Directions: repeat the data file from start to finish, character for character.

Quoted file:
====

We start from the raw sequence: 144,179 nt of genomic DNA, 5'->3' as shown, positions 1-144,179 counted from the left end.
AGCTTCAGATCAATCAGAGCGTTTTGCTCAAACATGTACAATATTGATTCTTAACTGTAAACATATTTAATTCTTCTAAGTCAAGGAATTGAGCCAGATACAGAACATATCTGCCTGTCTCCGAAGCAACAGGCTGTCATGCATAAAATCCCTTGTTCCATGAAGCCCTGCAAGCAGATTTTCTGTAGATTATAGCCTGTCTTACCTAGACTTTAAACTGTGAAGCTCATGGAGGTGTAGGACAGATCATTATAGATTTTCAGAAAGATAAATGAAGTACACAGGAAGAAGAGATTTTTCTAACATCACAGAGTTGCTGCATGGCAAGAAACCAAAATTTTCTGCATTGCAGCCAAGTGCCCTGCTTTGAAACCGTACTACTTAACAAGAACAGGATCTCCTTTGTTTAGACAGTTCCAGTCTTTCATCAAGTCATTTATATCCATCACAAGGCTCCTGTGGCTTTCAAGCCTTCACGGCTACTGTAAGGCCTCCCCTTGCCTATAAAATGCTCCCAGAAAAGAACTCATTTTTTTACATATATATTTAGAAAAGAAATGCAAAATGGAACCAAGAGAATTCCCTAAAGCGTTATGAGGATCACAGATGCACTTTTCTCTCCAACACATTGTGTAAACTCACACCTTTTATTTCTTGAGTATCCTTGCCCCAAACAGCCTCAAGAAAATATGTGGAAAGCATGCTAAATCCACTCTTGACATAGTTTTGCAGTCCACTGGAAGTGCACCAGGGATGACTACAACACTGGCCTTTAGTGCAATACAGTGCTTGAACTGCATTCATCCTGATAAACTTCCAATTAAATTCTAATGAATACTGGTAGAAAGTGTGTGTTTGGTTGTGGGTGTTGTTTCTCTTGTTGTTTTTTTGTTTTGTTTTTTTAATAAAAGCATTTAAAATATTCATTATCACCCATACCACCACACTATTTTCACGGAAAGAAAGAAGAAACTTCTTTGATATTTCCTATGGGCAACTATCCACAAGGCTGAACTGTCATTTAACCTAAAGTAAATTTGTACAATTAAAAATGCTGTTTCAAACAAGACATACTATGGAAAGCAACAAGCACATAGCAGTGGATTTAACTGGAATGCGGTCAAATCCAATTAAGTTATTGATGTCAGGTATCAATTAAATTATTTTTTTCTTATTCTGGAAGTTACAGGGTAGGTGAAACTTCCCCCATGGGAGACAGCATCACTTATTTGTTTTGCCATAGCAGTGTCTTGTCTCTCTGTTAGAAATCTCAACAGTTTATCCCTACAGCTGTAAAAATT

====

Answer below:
We start from the raw sequence: 144,179 nt of genomic DNA, 5'->3' as shown, positions 1-144,179 counted from the left end.
AGCTTCAGATCAATCAGAGCGTTTTGCTCAAACATGTACAATATTGATTCTTAACTGTAAACATATTTAATTCTTCTAAGTCAAGGAATTGAGCCAGATACAGAACATATCTGCCTGTCTCCGAAGCAACAGGCTGTCATGCATAAAATCCCTTGTTCCATGAAGCCCTGCAAGCAGATTTTCTGTAGATTATAGCCTGTCTTACCTAGACTTTAAACTGTGAAGCTCATGGAGGTGTAGGACAGATCATTATAGATTTTCAGAAAGATAAATGAAGTACACAGGAAGAAGAGATTTTTCTAACATCACAGAGTTGCTGCATGGCAAGAAACCAAAATTTTCTGCATTGCAGCCAAGTGCCCTGCTTTGAAACCGTACTACTTAACAAGAACAGGATCTCCTTTGTTTAGACAGTTCCAGTCTTTCATCAAGTCATTTATATCCATCACAAGGCTCCTGTGGCTTTCAAGCCTTCACGGCTACTGTAAGGCCTCCCCTTGCCTATAAAATGCTCCCAGAAAAGAACTCATTTTTTTACATATATATTTAGAAAAGAAATGCAAAATGGAACCAAGAGAATTCCCTAAAGCGTTATGAGGATCACAGATGCACTTTTCTCTCCAACACATTGTGTAAACTCACACCTTTTATTTCTTGAGTATCCTTGCCCCAAACAGCCTCAAGAAAATATGTGGAAAGCATGCTAAATCCACTCTTGACATAGTTTTGCAGTCCACTGGAAGTGCACCAGGGATGACTACAACACTGGCCTTTAGTGCAATACAGTGCTTGAACTGCATTCATCCTGATAAACTTCCAATTAAATTCTAATGAATACTGGTAGAAAGTGTGTGTTTGGTTGTGGGTGTTGTTTCTCTTGTTGTTTTTTTGTTTTGTTTTTTTAATAAAAGCATTTAAAATATTCATTATCACCCATACCACCACACTATTTTCACGGAAAGAAAGAAGAAACTTCTTTGATATTTCCTATGGGCAACTATCCACAAGGCTGAACTGTCATTTAACCTAAAGTAAATTTGTACAATTAAAAATGCTGTTTCAAACAAGACATACTATGGAAAGCAACAAGCACATAGCAGTGGATTTAACTGGAATGCGGTCAAATCCAATTAAGTTATTGATGTCAGGTATCAATTAAATTATTTTTTTCTTATTCTGGAAGTTACAGGGTAGGTGAAACTTCCCCCATGGGAGACAGCATCACTTATTTGTTTTGCCATAGCAGTGTCTTGTCTCTCTGTTAGAAATCTCAACAGTTTATCCCTACAGCTGTAAAAATT